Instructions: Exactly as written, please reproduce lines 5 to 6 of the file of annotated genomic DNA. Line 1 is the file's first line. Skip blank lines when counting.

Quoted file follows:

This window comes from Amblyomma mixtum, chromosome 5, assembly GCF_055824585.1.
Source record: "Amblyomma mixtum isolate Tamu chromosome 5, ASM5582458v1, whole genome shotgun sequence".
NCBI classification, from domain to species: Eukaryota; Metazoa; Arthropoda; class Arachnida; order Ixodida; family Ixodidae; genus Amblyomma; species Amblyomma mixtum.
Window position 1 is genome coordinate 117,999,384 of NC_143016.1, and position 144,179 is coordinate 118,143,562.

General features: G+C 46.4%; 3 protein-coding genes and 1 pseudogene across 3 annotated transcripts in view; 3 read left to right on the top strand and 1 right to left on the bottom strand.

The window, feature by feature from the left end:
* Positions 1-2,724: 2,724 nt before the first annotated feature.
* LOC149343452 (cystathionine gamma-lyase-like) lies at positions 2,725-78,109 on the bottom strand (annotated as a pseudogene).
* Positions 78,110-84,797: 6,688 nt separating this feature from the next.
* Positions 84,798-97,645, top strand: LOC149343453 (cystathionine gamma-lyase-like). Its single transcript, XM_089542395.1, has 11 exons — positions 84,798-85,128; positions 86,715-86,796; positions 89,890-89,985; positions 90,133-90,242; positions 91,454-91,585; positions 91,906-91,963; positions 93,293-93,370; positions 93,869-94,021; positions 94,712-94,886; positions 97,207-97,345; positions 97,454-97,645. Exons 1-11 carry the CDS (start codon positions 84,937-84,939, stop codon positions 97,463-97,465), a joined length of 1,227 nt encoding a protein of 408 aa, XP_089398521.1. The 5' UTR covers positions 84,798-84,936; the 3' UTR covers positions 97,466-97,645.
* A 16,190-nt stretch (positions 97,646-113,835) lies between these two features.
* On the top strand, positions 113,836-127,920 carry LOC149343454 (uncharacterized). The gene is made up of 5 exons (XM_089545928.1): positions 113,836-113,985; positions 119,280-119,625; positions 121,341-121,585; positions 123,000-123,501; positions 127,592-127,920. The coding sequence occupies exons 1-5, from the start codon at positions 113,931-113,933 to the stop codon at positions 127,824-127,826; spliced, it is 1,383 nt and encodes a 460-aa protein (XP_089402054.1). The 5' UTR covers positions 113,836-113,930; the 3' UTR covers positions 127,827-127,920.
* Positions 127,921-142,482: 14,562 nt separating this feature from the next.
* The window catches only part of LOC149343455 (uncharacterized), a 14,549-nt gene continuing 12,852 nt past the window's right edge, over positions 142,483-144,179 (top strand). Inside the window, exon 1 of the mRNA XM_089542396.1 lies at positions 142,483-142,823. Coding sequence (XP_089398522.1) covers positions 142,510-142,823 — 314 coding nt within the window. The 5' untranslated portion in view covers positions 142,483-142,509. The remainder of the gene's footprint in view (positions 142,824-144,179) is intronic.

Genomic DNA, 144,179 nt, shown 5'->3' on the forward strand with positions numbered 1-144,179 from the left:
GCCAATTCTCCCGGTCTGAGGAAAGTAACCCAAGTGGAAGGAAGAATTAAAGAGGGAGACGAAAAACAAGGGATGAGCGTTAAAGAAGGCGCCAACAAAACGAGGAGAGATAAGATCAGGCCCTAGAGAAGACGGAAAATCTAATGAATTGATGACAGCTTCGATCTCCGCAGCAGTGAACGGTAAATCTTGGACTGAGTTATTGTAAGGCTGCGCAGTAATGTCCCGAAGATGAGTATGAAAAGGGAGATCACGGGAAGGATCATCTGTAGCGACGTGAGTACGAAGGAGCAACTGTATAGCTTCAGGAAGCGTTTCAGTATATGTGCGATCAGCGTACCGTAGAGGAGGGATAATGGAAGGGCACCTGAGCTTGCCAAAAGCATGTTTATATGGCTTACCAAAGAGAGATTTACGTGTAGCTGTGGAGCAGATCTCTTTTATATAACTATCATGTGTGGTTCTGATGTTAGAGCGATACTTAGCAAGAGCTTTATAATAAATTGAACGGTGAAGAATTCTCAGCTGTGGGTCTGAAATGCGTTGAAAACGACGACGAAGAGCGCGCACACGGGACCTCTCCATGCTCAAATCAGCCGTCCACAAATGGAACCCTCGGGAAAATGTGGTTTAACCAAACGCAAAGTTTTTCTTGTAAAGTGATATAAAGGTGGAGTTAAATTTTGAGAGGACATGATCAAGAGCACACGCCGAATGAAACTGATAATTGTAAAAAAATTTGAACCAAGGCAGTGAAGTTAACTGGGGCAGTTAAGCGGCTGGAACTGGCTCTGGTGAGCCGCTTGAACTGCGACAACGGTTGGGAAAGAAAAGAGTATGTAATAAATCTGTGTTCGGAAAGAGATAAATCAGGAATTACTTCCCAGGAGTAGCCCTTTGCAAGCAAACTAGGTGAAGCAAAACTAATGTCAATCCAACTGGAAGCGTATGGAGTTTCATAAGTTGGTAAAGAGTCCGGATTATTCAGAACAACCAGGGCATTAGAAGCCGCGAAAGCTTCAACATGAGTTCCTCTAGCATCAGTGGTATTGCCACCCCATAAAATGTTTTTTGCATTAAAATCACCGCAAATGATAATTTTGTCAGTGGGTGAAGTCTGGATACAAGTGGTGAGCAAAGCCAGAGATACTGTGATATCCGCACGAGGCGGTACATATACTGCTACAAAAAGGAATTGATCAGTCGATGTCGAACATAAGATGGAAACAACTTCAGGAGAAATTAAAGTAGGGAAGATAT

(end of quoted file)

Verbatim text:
General features: G+C 46.4%; 3 protein-coding genes and 1 pseudogene across 3 annotated transcripts in view; 3 read left to right on the top strand and 1 right to left on the bottom strand.

The window, feature by feature from the left end: